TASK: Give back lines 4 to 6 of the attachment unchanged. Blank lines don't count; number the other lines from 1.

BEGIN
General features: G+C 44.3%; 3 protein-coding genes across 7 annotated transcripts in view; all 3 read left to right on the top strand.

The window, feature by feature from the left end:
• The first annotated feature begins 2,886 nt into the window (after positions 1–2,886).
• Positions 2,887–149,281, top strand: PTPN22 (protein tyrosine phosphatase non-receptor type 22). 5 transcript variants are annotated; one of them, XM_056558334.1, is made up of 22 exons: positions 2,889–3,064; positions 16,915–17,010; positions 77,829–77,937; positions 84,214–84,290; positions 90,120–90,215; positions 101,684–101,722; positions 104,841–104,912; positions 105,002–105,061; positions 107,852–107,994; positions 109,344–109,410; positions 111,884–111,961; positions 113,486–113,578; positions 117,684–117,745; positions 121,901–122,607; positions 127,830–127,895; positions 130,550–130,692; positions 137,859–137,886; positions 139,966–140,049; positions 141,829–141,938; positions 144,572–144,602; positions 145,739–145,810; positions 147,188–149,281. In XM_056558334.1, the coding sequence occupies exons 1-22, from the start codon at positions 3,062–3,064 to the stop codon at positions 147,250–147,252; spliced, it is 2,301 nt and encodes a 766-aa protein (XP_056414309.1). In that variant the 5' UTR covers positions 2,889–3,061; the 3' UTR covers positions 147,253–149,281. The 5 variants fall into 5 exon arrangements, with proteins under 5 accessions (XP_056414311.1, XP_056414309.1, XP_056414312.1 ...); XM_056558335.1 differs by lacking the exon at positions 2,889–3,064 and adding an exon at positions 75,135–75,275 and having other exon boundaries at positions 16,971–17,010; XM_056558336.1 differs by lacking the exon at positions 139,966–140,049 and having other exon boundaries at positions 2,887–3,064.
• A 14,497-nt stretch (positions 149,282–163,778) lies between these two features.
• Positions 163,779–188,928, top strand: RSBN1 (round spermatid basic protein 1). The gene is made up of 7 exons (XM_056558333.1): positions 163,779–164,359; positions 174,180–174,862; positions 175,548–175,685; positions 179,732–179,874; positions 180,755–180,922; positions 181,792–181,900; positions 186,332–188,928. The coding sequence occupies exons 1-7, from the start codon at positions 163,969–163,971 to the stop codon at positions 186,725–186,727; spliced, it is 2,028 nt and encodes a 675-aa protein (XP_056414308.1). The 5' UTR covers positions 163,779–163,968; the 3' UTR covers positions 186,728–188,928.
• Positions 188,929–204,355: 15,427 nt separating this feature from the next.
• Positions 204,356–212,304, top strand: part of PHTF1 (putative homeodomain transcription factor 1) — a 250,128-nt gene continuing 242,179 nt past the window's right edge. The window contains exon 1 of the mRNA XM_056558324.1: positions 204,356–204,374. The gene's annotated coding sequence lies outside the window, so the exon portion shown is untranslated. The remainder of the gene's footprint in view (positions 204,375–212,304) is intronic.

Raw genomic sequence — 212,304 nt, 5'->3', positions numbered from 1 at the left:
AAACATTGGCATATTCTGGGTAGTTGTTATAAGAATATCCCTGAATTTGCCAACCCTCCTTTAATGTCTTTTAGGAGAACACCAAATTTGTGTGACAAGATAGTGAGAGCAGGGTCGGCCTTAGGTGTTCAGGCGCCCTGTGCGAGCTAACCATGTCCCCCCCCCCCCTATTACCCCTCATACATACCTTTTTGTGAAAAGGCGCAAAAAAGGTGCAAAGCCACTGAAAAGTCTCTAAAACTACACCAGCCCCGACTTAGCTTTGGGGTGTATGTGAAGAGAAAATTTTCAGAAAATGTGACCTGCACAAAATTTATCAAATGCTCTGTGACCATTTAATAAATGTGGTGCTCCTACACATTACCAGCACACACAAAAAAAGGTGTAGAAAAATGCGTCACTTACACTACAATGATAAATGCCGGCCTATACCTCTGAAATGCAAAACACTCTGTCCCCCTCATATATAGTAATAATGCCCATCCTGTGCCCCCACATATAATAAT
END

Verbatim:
• Positions 2,887–149,281, top strand: PTPN22 (protein tyrosine phosphatase non-receptor type 22). 5 transcript variants are annotated; one of them, XM_056558334.1, is made up of 22 exons: positions 2,889–3,064; positions 16,915–17,010; positions 77,829–77,937; positions 84,214–84,290; positions 90,120–90,215; positions 101,684–101,722; positions 104,841–104,912; positions 105,002–105,061; positions 107,852–107,994; positions 109,344–109,410; positions 111,884–111,961; positions 113,486–113,578; positions 117,684–117,745; positions 121,901–122,607; positions 127,830–127,895; positions 130,550–130,692; positions 137,859–137,886; positions 139,966–140,049; positions 141,829–141,938; positions 144,572–144,602; positions 145,739–145,810; positions 147,188–149,281. In XM_056558334.1, the coding sequence occupies exons 1-22, from the start codon at positions 3,062–3,064 to the stop codon at positions 147,250–147,252; spliced, it is 2,301 nt and encodes a 766-aa protein (XP_056414309.1). In that variant the 5' UTR covers positions 2,889–3,061; the 3' UTR covers positions 147,253–149,281. The 5 variants fall into 5 exon arrangements, with proteins under 5 accessions (XP_056414311.1, XP_056414309.1, XP_056414312.1 ...); XM_056558335.1 differs by lacking the exon at positions 2,889–3,064 and adding an exon at positions 75,135–75,275 and having other exon boundaries at positions 16,971–17,010; XM_056558336.1 differs by lacking the exon at positions 139,966–140,049 and having other exon boundaries at positions 2,887–3,064.
• A 14,497-nt stretch (positions 149,282–163,778) lies between these two features.
• Positions 163,779–188,928, top strand: RSBN1 (round spermatid basic protein 1). The gene is made up of 7 exons (XM_056558333.1): positions 163,779–164,359; positions 174,180–174,862; positions 175,548–175,685; positions 179,732–179,874; positions 180,755–180,922; positions 181,792–181,900; positions 186,332–188,928. The coding sequence occupies exons 1-7, from the start codon at positions 163,969–163,971 to the stop codon at positions 186,725–186,727; spliced, it is 2,028 nt and encodes a 675-aa protein (XP_056414308.1). The 5' UTR covers positions 163,779–163,968; the 3' UTR covers positions 186,728–188,928.